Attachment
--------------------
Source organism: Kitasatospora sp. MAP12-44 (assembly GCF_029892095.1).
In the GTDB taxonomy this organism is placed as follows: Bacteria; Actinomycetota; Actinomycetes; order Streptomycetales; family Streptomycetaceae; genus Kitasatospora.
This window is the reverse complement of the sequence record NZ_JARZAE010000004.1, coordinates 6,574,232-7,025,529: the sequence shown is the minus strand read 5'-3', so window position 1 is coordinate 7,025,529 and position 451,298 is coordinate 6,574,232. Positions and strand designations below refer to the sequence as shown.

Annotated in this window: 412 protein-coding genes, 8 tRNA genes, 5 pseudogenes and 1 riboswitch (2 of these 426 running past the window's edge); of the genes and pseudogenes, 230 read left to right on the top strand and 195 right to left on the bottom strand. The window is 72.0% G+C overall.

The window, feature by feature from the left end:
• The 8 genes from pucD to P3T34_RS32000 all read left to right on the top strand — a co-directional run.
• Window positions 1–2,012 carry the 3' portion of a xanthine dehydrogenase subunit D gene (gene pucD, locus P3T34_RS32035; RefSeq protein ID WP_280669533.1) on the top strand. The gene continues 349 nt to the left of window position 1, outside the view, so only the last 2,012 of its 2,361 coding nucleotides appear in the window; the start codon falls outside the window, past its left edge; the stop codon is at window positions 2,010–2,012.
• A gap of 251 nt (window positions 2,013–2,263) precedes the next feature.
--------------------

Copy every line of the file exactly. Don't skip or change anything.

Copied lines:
Source organism: Kitasatospora sp. MAP12-44 (assembly GCF_029892095.1).
In the GTDB taxonomy this organism is placed as follows: Bacteria; Actinomycetota; Actinomycetes; order Streptomycetales; family Streptomycetaceae; genus Kitasatospora.
This window is the reverse complement of the sequence record NZ_JARZAE010000004.1, coordinates 6,574,232-7,025,529: the sequence shown is the minus strand read 5'-3', so window position 1 is coordinate 7,025,529 and position 451,298 is coordinate 6,574,232. Positions and strand designations below refer to the sequence as shown.

Annotated in this window: 412 protein-coding genes, 8 tRNA genes, 5 pseudogenes and 1 riboswitch (2 of these 426 running past the window's edge); of the genes and pseudogenes, 230 read left to right on the top strand and 195 right to left on the bottom strand. The window is 72.0% G+C overall.

The window, feature by feature from the left end:
• The 8 genes from pucD to P3T34_RS32000 all read left to right on the top strand — a co-directional run.
• Window positions 1–2,012 carry the 3' portion of a xanthine dehydrogenase subunit D gene (gene pucD, locus P3T34_RS32035; RefSeq protein ID WP_280669533.1) on the top strand. The gene continues 349 nt to the left of window position 1, outside the view, so only the last 2,012 of its 2,361 coding nucleotides appear in the window; the start codon falls outside the window, past its left edge; the stop codon is at window positions 2,010–2,012.
• A gap of 251 nt (window positions 2,013–2,263) precedes the next feature.